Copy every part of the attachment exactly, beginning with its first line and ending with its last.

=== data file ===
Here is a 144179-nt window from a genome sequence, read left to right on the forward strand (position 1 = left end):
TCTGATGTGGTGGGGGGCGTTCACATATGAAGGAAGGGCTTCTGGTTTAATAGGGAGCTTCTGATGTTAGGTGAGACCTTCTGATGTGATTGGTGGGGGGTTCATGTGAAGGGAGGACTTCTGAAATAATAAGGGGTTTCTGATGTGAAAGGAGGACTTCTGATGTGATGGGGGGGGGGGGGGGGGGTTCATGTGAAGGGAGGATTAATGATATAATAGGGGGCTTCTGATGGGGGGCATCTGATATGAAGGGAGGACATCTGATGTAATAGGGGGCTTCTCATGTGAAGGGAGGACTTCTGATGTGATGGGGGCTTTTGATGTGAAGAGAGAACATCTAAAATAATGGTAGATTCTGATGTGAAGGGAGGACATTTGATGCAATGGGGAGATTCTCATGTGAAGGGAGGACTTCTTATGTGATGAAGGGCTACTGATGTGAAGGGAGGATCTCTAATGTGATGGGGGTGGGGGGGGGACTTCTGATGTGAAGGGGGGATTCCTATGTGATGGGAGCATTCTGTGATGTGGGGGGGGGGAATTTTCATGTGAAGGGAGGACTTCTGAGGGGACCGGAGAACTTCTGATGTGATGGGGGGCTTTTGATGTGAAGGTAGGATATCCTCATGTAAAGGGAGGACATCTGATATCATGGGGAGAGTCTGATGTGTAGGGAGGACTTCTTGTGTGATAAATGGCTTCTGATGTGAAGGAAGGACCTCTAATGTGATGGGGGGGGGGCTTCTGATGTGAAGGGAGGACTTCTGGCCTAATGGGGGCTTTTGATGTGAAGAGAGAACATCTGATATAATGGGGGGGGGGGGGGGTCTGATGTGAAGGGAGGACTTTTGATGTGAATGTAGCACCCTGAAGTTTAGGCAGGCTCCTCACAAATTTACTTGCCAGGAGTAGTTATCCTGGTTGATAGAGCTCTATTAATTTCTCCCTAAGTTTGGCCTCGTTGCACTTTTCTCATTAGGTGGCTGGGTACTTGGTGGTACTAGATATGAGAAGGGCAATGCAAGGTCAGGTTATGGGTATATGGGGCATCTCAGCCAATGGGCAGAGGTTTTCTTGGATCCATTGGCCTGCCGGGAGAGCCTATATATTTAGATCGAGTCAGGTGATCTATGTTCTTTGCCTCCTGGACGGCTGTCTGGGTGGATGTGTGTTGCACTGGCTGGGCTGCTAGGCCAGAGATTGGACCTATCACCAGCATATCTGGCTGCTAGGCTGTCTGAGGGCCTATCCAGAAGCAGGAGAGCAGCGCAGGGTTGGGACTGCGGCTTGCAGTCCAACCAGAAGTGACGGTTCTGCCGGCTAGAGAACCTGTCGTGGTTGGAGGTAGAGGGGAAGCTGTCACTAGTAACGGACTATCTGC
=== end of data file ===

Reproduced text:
Here is a 144179-nt window from a genome sequence, read left to right on the forward strand (position 1 = left end):
TCTGATGTGGTGGGGGGCGTTCACATATGAAGGAAGGGCTTCTGGTTTAATAGGGAGCTTCTGATGTTAGGTGAGACCTTCTGATGTGATTGGTGGGGGGTTCATGTGAAGGGAGGACTTCTGAAATAATAAGGGGTTTCTGATGTGAAAGGAGGACTTCTGATGTGATGGGGGGGGGGGGGGGGGGTTCATGTGAAGGGAGGATTAATGATATAATAGGGGGCTTCTGATGGGGGGCATCTGATATGAAGGGAGGACATCTGATGTAATAGGGGGCTTCTCATGTGAAGGGAGGACTTCTGATGTGATGGGGGCTTTTGATGTGAAGAGAGAACATCTAAAATAATGGTAGATTCTGATGTGAAGGGAGGACATTTGATGCAATGGGGAGATTCTCATGTGAAGGGAGGACTTCTTATGTGATGAAGGGCTACTGATGTGAAGGGAGGATCTCTAATGTGATGGGGGTGGGGGGGGGACTTCTGATGTGAAGGGGGGATTCCTATGTGATGGGAGCATTCTGTGATGTGGGGGGGGGGAATTTTCATGTGAAGGGAGGACTTCTGAGGGGACCGGAGAACTTCTGATGTGATGGGGGGCTTTTGATGTGAAGGTAGGATATCCTCATGTAAAGGGAGGACATCTGATATCATGGGGAGAGTCTGATGTGTAGGGAGGACTTCTTGTGTGATAAATGGCTTCTGATGTGAAGGAAGGACCTCTAATGTGATGGGGGGGGGGCTTCTGATGTGAAGGGAGGACTTCTGGCCTAATGGGGGCTTTTGATGTGAAGAGAGAACATCTGATATAATGGGGGGGGGGGGGGGTCTGATGTGAAGGGAGGACTTTTGATGTGAATGTAGCACCCTGAAGTTTAGGCAGGCTCCTCACAAATTTACTTGCCAGGAGTAGTTATCCTGGTTGATAGAGCTCTATTAATTTCTCCCTAAGTTTGGCCTCGTTGCACTTTTCTCATTAGGTGGCTGGGTACTTGGTGGTACTAGATATGAGAAGGGCAATGCAAGGTCAGGTTATGGGTATATGGGGCATCTCAGCCAATGGGCAGAGGTTTTCTTGGATCCATTGGCCTGCCGGGAGAGCCTATATATTTAGATCGAGTCAGGTGATCTATGTTCTTTGCCTCCTGGACGGCTGTCTGGGTGGATGTGTGTTGCACTGGCTGGGCTGCTAGGCCAGAGATTGGACCTATCACCAGCATATCTGGCTGCTAGGCTGTCTGAGGGCCTATCCAGAAGCAGGAGAGCAGCGCAGGGTTGGGACTGCGGCTTGCAGTCCAACCAGAAGTGACGGTTCTGCCGGCTAGAGAACCTGTCGTGGTTGGAGGTAGAGGGGAAGCTGTCACTAGTAACGGACTATCTGC